July 6, 2011

An American Writer in Paris


Midnight in Paris is Woody Allen's latest film, an enchanting tale of self-discovery and ode to living in the Now. It stars a very charming Owen Wilson as Gil, a Hollywood screenwriter engaged to Inez (Rachel McAdams), visiting Paris on a business trip with her stuck-up parents. The opening sequence was picture postcard perfect, clearly another one of Mr. Allen's love letters to a great city.

Increasingly dissatisfied with his career, Gil is trying to finish a novel. He is nostalgic for what he considers the Golden Age, the Roaring Twenties. He is enthralled with the City of Lights and can see himself living there. His self-absorbed fiancée has very different plans for their future together. If not out shopping with her pompous mother, Inez spends time with Carol (Nina Arianda) and an old professor of hers (a wonderfully arrogant Michael Sheen).

After he declines an invitation to go dancing with Carol and Paul, he drunkenly wanders the streets and finds himself picked up by a mysterious vintage car at the stroke of midnight. He is brought to a party where he meets F. Scott and Zelda Fitzgerald (Tom Hiddleston and Allison Pill), Cole Porter (Yves Heck), and Ernest Hemingway (Corey Stoll). His midnight strolls become a nightly thing, and pretty soon, he is getting literary advice from Gertrude Stein (Kathy Bates), and crossing paths with Salvador Dali (a very amusing Adrien Brody), Pablo Picasso, and more importantly, his lover/muse/model Adriana (Marion Cotillard). Gil is captivated by Adriana, who herself wishes she could have lived during La Belle Epoque. Meanwhile, back in the present, things look worse and worse when juxtaposed with his alluring Parisian nights spent with artists, philosophers, and writers.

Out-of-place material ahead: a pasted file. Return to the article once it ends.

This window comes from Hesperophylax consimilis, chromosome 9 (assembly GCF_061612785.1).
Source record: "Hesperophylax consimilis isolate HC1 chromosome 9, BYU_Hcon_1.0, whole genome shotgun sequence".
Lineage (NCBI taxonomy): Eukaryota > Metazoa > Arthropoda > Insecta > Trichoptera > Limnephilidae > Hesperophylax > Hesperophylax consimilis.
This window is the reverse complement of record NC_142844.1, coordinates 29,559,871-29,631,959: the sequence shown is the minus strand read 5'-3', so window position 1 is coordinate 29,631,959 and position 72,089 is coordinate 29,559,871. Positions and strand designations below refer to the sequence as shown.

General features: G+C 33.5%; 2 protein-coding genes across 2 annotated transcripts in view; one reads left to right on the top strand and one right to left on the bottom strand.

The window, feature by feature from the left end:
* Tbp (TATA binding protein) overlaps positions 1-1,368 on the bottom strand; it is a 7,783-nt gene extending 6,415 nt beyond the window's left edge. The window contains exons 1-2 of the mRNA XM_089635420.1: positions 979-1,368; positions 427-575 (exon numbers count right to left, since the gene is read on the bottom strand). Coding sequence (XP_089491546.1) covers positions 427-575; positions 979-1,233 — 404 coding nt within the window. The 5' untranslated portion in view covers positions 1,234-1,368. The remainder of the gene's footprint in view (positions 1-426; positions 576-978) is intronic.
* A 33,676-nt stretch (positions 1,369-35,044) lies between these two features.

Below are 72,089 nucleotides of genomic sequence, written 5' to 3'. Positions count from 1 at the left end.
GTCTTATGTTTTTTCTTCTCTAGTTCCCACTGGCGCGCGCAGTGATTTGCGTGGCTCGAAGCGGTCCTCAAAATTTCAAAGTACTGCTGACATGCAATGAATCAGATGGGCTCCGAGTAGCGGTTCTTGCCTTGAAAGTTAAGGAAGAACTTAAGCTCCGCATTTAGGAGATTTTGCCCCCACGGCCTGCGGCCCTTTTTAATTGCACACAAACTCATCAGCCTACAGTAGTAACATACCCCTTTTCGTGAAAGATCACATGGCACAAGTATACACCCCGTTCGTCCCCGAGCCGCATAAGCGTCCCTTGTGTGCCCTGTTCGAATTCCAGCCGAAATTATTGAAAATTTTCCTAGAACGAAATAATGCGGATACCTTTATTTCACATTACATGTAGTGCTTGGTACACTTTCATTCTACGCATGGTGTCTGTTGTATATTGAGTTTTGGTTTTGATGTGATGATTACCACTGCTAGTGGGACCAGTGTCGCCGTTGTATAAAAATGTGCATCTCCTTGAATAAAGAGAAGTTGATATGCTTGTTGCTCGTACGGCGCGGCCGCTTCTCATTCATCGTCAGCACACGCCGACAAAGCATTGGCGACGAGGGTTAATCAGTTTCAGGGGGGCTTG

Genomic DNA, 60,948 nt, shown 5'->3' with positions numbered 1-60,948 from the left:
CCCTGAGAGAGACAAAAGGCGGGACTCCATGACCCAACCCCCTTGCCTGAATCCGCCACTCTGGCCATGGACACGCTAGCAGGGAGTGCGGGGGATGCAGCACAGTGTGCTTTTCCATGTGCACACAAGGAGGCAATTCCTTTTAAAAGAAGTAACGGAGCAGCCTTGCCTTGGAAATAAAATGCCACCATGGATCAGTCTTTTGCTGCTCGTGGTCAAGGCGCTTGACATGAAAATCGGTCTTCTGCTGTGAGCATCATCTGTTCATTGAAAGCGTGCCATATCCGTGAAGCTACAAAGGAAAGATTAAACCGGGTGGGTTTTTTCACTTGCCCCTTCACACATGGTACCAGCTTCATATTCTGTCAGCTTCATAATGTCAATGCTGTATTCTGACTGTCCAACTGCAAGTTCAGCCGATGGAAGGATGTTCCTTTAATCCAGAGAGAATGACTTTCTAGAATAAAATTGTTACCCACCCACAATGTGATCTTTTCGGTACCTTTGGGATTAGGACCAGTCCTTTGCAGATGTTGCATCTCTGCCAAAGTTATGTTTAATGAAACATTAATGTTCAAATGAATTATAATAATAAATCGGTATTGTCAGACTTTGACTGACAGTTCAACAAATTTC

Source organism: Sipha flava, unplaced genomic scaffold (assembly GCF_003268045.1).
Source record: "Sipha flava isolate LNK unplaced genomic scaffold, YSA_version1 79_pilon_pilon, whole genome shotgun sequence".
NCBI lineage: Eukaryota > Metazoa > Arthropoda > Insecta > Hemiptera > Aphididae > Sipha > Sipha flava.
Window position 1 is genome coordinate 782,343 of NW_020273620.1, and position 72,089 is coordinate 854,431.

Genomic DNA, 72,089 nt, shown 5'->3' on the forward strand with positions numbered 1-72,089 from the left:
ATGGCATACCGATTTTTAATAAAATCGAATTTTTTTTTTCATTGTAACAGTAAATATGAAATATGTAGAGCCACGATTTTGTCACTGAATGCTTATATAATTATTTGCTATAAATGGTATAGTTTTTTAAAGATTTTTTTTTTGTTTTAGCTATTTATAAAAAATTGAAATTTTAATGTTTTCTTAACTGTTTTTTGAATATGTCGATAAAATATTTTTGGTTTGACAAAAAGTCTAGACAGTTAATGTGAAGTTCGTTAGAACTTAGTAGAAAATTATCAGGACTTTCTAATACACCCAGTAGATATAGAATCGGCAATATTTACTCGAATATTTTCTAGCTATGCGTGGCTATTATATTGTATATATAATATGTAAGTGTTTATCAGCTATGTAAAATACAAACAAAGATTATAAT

I won't divulge the other 1920s icons that he meets so as not to spoil YOUR viewing experience, but each encounter was entertaining and clever. Also be on the look out for France's First Lady, Carla Bruni. The supporting cast must have had so much fun shooting this film.

The film is not only a celebration of life, creativity, art, and culture. Our hero learns that while it is not necessarily bad to idealize days gone by, one runs the risk of missing out on the present. So Carpe Diem, No Day but Today, Be Present, and all that. Enjoy this fanciful work of art from Mr. Allen.

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